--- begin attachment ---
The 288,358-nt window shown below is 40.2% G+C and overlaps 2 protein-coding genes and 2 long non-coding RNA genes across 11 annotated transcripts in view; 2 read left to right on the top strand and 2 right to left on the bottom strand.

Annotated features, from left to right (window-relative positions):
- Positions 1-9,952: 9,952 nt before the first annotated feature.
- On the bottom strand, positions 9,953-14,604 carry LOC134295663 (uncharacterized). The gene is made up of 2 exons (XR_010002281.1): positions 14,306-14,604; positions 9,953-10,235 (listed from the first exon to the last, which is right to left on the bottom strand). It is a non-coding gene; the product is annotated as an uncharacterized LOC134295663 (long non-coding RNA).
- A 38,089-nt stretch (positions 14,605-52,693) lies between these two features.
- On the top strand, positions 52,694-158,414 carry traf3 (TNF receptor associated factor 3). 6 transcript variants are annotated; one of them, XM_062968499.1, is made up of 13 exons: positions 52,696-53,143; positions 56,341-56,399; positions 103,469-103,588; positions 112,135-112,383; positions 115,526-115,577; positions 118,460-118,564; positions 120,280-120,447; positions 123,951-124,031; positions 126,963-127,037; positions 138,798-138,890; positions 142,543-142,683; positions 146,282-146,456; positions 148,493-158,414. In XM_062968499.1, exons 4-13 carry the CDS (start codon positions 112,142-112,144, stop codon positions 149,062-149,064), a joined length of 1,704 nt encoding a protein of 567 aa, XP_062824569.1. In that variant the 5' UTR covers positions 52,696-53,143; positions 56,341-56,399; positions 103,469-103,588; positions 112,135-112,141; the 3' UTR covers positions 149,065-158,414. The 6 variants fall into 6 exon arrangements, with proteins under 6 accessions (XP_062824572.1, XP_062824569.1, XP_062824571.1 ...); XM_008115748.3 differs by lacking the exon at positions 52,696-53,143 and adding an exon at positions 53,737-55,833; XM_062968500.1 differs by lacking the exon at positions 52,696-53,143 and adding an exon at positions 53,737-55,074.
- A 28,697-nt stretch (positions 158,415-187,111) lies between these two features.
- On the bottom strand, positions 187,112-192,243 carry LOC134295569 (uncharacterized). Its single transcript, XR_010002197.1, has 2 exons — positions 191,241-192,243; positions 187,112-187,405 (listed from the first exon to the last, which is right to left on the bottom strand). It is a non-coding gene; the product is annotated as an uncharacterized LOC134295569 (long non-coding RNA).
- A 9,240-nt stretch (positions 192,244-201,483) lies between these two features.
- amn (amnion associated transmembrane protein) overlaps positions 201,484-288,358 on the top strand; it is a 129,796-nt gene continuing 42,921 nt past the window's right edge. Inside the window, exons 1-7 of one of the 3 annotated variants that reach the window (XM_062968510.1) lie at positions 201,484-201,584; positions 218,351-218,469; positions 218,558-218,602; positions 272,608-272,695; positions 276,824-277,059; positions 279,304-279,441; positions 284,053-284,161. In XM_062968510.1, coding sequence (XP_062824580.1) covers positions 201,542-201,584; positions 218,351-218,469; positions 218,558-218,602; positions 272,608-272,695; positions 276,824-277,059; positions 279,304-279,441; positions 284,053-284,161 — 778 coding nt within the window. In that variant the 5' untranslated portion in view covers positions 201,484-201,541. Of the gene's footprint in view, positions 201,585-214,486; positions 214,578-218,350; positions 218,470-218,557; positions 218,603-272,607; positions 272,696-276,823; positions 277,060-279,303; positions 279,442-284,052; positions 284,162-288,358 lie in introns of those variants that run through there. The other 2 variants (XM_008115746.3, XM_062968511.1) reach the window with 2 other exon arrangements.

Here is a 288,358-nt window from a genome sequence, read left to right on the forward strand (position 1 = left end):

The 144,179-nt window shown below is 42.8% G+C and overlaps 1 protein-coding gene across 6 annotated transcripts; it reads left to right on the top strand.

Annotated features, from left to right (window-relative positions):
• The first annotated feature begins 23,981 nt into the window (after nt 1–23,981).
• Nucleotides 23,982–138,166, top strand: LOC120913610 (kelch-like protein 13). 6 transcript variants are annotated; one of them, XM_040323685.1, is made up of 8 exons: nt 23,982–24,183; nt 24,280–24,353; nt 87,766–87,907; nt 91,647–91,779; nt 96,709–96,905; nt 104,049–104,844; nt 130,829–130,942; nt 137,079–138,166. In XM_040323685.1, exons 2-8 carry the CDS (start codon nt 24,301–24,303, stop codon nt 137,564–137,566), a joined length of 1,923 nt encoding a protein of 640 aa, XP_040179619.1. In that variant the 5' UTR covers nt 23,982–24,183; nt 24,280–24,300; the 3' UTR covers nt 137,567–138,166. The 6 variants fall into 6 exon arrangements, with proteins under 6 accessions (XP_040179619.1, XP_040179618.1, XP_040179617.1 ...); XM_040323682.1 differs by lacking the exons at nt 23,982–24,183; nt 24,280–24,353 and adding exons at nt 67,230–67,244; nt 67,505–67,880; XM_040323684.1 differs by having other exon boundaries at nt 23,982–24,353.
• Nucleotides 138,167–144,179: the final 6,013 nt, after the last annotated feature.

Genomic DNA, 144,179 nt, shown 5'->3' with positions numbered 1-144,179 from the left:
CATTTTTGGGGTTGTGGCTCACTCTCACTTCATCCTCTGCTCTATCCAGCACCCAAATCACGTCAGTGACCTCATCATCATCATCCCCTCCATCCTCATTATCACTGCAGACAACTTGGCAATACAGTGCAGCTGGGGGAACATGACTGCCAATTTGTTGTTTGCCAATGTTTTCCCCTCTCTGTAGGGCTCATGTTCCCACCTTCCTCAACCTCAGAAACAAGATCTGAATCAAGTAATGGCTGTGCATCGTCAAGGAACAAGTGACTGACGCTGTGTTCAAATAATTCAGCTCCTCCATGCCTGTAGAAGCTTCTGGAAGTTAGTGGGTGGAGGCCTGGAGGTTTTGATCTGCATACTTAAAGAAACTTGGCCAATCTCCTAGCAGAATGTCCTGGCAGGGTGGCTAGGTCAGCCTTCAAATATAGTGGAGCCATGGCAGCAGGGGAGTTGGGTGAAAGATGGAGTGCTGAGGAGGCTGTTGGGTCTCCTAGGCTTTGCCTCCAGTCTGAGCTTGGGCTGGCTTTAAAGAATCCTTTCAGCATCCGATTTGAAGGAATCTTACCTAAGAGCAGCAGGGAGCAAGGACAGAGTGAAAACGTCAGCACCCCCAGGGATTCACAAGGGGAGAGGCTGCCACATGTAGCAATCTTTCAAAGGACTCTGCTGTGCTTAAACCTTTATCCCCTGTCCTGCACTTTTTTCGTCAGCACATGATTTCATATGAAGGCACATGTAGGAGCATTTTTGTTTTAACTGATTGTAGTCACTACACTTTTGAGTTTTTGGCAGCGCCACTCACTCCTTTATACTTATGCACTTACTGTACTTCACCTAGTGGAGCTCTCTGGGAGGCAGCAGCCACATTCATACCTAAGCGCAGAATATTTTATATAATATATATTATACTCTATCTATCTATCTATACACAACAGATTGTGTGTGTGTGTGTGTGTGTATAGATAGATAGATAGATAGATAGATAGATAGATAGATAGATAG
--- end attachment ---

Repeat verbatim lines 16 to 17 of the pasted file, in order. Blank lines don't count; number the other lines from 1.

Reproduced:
• Nucleotides 138,167–144,179: the final 6,013 nt, after the last annotated feature.

Genomic DNA, 144,179 nt, shown 5'->3' with positions numbered 1-144,179 from the left: